When Harper appointed Stephen Poloz to head the Bank of Canada, many in the financial world were taken by surprise.
There was speculation his background at Export Development Canada would make him sympathetic to the manufacturing sector hurt by the strong loonie — which made exports more expensive killing hundreds of thousands of manufacturing jobs.
People skeptical of Harper believed he might be trying to install a puppet at the central bank, which is supposed to operate at arms length from the government.
Recently a perfect storm of poorly-chosen language by central bankers is believed to have put the loonie on a downward spiral.
First Poloz gave a gloomy assessment of the economy where he refused to rule out a cut to interest rates (when many expected a time table for raising them.) Then the newly-minted chairwoman of the US Fed, Janet Yellen, came out hawkish on interest rates suggesting they could be raised a lot sooner than expected.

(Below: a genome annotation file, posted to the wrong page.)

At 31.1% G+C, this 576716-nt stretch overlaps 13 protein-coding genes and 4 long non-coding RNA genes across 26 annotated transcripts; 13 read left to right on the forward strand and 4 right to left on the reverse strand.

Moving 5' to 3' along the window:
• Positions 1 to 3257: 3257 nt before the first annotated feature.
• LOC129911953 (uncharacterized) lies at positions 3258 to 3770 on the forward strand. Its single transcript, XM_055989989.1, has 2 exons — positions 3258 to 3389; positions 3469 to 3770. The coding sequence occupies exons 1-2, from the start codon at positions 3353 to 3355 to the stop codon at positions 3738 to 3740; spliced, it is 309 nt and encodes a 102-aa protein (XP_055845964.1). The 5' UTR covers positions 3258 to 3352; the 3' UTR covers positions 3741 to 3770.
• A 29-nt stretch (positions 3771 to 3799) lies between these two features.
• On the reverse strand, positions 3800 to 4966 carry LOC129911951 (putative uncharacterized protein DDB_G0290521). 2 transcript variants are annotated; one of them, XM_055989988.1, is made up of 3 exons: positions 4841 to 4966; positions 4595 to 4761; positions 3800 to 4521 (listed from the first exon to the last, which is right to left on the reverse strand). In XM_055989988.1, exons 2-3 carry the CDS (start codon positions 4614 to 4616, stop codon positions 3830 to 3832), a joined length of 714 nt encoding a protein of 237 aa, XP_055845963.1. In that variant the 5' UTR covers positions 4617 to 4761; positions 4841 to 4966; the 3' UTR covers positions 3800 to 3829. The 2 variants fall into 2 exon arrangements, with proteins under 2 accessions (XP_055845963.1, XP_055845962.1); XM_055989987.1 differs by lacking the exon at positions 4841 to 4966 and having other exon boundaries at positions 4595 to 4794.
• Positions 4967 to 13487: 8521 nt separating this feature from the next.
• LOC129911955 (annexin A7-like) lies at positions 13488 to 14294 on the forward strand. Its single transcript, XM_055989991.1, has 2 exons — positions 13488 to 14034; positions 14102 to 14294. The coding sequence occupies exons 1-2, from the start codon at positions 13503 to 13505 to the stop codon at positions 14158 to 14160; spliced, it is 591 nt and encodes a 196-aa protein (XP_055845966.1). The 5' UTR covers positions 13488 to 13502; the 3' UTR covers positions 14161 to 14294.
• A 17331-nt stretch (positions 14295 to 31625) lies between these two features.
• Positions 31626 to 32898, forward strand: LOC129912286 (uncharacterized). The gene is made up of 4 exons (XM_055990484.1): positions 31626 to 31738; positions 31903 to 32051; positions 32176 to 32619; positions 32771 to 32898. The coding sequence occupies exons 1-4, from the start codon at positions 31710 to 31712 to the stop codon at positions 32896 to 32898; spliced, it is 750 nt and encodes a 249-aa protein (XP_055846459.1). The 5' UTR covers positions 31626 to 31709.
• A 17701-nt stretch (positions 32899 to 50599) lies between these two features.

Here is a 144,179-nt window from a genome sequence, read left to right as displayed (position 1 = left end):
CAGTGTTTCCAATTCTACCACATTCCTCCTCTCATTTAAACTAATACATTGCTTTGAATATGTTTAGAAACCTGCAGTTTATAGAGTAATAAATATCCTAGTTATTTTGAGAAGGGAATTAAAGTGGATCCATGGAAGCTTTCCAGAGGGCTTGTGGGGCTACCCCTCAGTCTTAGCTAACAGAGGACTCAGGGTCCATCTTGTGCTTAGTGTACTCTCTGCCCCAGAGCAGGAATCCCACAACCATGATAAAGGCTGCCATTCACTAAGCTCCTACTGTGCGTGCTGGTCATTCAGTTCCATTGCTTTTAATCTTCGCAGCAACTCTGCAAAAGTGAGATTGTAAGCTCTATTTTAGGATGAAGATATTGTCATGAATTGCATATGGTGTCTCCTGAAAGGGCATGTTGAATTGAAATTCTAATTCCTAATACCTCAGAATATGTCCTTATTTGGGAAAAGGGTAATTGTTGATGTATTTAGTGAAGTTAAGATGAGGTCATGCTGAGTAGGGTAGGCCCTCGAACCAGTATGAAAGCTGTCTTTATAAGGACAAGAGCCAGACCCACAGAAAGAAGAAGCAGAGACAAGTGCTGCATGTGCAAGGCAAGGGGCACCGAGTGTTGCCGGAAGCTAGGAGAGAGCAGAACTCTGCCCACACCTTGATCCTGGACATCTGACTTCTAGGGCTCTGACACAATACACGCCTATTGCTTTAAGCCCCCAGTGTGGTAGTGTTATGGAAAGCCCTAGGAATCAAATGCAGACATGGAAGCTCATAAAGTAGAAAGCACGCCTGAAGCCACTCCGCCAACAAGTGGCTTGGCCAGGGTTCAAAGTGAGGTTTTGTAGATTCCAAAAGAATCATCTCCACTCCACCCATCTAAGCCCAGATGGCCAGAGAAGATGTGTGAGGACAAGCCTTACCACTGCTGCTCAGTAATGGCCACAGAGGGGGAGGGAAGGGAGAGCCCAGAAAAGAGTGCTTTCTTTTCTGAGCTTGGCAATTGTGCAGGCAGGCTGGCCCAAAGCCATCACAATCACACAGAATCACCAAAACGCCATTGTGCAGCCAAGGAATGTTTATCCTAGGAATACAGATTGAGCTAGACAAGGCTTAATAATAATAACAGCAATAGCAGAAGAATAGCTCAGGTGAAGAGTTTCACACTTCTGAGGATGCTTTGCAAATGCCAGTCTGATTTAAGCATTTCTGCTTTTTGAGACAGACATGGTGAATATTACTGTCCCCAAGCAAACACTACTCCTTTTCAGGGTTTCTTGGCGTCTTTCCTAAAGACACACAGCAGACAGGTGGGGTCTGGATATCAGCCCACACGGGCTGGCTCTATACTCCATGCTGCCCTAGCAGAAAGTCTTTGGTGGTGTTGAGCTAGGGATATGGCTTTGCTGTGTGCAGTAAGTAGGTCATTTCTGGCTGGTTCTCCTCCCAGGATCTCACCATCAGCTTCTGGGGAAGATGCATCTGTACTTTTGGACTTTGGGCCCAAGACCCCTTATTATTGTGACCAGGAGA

Poloz’s language caused the loonie to weaken; Yellen’s caused long-term interest rates in the US to increase and sent the greenback flying against other currencies.
Manufacturing an export boom
Now there’s speculation that Harper wants the dollar devalued to trigger an export-related economic boom in time for the 2015 election — something similar to what happened in the late 1990s when the loonie fell to record lows.
This would be ironic considering Harper attacked Mulcair last year over his Dutch Disease remarks (the idea an overvalued bitumen dollar was killing the economy in provinces like Ontario and Quebec.)
If Harper is a recent convert to the Dutch Disease theory — and he is manipulating the Bank of Canada to devalue the loonie — don’t expect him to come out of the closet any time soon. This will be just another in a long line of poorly hidden agendas.